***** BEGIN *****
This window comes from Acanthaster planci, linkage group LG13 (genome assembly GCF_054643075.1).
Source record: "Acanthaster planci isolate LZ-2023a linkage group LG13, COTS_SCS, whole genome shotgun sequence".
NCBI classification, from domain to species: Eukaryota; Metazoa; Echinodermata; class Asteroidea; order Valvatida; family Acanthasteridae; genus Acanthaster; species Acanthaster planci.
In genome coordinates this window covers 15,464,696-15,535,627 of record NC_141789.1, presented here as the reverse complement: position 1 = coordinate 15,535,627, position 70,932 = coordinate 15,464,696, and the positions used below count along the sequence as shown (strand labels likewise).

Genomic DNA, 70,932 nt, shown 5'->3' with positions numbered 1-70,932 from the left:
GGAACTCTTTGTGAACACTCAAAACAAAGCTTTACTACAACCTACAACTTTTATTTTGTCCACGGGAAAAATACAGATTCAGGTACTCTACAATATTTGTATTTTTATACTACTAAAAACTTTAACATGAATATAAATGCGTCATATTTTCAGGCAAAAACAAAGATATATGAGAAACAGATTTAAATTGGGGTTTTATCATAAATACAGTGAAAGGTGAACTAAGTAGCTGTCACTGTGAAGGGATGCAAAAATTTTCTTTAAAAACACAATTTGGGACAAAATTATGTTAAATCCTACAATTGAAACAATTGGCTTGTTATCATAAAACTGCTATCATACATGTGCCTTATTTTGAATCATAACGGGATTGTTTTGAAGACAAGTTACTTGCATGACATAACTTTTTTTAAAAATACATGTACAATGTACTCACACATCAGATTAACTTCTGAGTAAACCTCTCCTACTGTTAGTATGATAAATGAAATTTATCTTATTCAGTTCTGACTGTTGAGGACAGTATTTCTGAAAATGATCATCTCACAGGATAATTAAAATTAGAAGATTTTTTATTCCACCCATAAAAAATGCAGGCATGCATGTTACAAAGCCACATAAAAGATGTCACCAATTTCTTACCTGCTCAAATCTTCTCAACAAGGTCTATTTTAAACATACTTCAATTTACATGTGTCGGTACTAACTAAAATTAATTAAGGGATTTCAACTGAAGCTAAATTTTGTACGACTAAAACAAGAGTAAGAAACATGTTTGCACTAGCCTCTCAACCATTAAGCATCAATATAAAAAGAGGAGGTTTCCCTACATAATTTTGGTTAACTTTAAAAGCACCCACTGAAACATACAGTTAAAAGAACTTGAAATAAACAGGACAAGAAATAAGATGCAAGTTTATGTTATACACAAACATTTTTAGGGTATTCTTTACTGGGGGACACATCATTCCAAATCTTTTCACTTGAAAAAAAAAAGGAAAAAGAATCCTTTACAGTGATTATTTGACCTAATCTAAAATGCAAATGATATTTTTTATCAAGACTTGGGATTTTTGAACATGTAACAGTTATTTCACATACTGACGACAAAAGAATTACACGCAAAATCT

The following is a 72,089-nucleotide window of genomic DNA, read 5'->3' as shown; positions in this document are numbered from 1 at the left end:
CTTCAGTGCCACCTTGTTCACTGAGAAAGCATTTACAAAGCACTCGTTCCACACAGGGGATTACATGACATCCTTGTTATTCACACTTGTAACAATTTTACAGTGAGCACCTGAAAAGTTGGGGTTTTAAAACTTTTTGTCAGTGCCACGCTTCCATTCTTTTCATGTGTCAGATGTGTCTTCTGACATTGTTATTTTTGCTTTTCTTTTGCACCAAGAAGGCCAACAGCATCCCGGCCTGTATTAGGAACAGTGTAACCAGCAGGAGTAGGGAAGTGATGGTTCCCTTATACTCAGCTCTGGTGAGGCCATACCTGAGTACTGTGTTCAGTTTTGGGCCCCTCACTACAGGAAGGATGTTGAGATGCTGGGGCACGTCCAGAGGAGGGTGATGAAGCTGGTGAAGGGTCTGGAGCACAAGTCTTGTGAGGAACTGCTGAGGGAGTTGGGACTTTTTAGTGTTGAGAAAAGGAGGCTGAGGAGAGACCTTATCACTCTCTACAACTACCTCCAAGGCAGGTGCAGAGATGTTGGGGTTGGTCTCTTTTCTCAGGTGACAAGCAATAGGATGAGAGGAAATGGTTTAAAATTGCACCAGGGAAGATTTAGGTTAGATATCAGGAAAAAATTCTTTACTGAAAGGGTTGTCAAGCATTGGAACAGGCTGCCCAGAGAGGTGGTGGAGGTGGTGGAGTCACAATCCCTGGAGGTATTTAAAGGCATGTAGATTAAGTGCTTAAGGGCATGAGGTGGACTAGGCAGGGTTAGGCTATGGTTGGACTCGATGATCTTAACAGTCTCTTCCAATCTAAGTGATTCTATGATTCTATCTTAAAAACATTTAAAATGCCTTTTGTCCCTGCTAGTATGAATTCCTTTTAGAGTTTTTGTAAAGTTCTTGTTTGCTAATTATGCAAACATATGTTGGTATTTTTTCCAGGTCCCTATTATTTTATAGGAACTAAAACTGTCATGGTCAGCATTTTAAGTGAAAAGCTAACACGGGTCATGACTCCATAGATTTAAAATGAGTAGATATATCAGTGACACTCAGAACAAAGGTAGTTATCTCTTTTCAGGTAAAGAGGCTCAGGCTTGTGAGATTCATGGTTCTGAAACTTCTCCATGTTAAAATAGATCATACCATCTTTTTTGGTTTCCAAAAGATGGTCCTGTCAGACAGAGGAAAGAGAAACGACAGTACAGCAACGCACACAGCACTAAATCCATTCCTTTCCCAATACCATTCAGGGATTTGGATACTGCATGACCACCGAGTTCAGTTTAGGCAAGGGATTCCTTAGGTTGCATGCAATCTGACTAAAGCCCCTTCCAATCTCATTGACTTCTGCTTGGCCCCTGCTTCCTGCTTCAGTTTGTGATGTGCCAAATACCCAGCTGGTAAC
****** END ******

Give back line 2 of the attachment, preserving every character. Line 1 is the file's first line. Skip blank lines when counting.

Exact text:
Source record: "Acanthaster planci isolate LZ-2023a linkage group LG13, COTS_SCS, whole genome shotgun sequence".